PORTLAND, Maine — An attorney for a Maine teen held for months at Long Creek Youth Development Center after being found incompetent to stand trial argued before the Maine law court on Monday that detaining him was unconstitutional because the state did not provide treatment to restore him to competency.

Sarah Branch represents the now 14-year-old, who was first detained at Long Creek when he was 11.

The teen has serious mental illness and cognitive disabilities, according to court documents.

The ACLU of Maine, Disability Rights Maine, GLBTQ Legal Advocates & Defenders, the Juvenile Law Center, Kids Legal, and the Maine Association of Criminal Defense Attorneys signed an amicus brief joining Branch in asking the law court to declare the teen's incarceration unconstitutional.

She said Monday afternoon that the underlying case against the teen has since been dismissed.

The case still seeks a declaratory judgement, Branch said, "for him, and for the next child in this situation ... he deserves a declaratory justice from this court that what happened to him was wrong."

In June, Maine Supreme Court Justice Ellen Gorman declined to release the teen, saying Maine has a "systematic lack or adequate resources" for youth with mental illnesses and cognitive disabilities.

Branch appealed the decision to the full law court in August.

The teen did not receive the federally-mandated treatment while at Long Creek, Branch said. She asked the law court to rule the detainment unconstitutional, in part to prevent it from happening to another juvenile in the future.

"Far too many Maine children are being locked up in youth prison because of a lack of mental health resources in the state," Branch told the justices. "That's a systemic problem ... This is an extraordinary case. Sadly, however, this case is not unique. Every time the state seeks to detain an incompetent child at Long Creek, these issues will be present."

The state director of the Office of Child and Family Services testified that Long Creek does not provide the recommended treatment level for the teen, according to the brief.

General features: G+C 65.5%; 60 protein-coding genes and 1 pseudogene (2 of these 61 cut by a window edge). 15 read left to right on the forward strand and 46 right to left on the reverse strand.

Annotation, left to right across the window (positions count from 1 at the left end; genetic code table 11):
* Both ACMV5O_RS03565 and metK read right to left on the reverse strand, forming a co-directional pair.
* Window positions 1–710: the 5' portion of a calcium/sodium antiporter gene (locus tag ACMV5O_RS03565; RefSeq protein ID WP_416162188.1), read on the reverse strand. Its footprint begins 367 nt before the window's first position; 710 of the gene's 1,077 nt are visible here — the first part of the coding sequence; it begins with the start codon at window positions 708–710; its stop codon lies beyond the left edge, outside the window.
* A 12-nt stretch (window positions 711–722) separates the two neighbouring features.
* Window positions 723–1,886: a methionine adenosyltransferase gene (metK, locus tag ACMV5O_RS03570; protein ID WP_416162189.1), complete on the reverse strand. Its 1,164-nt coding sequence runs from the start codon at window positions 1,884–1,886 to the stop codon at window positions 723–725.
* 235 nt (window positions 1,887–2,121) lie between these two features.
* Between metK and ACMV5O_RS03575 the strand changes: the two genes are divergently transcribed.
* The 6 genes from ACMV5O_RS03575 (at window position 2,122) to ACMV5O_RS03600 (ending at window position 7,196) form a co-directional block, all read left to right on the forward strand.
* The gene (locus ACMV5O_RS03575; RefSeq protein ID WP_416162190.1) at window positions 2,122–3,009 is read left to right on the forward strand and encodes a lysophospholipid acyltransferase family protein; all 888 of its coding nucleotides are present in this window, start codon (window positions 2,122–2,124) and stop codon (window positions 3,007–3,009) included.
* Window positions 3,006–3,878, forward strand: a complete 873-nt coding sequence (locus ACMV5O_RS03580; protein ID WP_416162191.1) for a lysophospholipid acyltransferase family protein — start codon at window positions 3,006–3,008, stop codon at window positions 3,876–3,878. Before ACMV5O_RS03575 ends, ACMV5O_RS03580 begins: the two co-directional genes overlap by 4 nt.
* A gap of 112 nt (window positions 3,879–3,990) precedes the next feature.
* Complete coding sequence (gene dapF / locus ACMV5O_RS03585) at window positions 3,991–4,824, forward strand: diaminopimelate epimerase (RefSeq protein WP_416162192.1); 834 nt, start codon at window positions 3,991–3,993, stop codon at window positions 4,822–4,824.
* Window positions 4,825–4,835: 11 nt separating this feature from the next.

Assistant Attorney General Jason Antone, representing the Maine Department of Health and Human Services, told the court that the department "provided all the services it could with Long Creek while trying to get him [competency restoring] treatment" elsewhere.

"Improving care for at-risk youth, including those involved with the juvenile justice system, is a central focus of the Governor’s Children’s Cabinet and the Juvenile Justice System Assessment and Reinvestment Task Force," DHHS spokeswoman Jackie Farwell said Monday in an email to NEWS CENTER Maine. "In addition to participating in these efforts, the department is working strategically to build a foundation for a stronger system of care for youth throughout the state."

In a release Friday, ACLU of Maine staff attorney Emma Bond said, "It's a basic tenet of our justice system that we don't hold adults in prison who are incompetent to stand trial. Yet somehow, we've become comfortable with locking up kids with severe mental illness and cognitive disabilities. Just because they're kids doesn't mean we can completely ignore due process and put them in jail without a trial."

Jeffrey Skakalski, staff attorney for Disability Rights Maine, said to "warehouse" juveniles deemed mentally incompetent to stand trial is "unconscionable and illegal."


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